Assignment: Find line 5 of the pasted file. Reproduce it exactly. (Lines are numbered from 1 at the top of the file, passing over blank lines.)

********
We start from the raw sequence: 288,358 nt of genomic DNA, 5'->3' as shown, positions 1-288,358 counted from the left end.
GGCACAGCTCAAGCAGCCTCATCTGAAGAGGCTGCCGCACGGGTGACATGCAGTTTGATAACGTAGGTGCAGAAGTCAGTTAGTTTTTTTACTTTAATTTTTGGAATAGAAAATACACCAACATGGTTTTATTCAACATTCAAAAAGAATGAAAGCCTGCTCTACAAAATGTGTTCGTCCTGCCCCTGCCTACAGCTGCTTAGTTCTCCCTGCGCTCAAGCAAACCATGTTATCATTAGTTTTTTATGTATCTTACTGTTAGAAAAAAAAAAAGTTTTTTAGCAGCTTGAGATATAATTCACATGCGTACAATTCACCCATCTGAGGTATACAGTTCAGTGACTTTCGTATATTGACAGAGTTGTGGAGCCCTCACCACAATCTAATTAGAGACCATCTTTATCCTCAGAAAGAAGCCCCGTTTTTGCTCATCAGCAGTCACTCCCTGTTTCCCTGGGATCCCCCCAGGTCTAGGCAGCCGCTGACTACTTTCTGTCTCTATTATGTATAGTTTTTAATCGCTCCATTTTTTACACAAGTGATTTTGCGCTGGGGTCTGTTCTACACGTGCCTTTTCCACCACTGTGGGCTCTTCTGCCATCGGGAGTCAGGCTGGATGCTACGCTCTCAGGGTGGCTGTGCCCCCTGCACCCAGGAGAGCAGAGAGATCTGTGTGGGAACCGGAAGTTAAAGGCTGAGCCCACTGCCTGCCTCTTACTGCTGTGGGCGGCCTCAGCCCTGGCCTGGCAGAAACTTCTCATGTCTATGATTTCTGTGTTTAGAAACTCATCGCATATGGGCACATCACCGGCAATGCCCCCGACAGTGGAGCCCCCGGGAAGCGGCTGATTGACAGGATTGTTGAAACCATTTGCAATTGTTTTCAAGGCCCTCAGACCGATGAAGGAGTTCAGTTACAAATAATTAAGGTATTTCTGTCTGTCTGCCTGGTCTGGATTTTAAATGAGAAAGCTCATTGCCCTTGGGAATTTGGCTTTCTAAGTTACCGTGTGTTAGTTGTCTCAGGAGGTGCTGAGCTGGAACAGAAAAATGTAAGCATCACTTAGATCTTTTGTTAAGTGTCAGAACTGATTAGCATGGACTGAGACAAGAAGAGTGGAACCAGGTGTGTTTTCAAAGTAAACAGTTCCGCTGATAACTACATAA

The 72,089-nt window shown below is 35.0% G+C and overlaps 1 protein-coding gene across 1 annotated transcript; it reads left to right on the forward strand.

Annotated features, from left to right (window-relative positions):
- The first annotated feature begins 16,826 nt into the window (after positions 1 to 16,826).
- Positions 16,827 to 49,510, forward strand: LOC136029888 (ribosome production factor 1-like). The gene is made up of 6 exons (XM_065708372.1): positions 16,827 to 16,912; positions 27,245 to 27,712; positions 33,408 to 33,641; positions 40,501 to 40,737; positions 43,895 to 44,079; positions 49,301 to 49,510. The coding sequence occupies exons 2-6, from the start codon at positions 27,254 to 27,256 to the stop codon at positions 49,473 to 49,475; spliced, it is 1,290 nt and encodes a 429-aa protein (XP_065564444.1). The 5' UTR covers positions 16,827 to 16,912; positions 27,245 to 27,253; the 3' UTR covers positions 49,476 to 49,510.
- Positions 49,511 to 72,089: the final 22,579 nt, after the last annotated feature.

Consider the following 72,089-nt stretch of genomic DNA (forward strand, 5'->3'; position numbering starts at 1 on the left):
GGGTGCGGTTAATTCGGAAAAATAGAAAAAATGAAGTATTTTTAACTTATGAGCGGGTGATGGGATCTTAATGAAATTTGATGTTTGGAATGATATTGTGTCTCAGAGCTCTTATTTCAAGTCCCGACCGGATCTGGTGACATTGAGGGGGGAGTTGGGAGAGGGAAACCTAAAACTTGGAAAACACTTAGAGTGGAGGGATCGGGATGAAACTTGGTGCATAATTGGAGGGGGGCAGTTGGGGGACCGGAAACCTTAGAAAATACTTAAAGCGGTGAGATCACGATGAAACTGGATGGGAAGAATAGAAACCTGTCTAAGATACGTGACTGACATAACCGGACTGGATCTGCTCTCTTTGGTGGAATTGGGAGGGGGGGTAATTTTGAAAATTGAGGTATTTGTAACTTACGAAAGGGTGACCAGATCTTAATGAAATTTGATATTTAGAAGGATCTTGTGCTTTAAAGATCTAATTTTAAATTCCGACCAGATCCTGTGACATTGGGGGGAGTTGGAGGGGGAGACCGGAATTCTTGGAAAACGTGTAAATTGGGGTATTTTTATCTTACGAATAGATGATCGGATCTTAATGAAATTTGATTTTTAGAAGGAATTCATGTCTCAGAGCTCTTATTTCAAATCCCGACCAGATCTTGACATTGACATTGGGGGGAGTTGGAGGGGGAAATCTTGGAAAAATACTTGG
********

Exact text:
- The first annotated feature begins 16,826 nt into the window (after positions 1 to 16,826).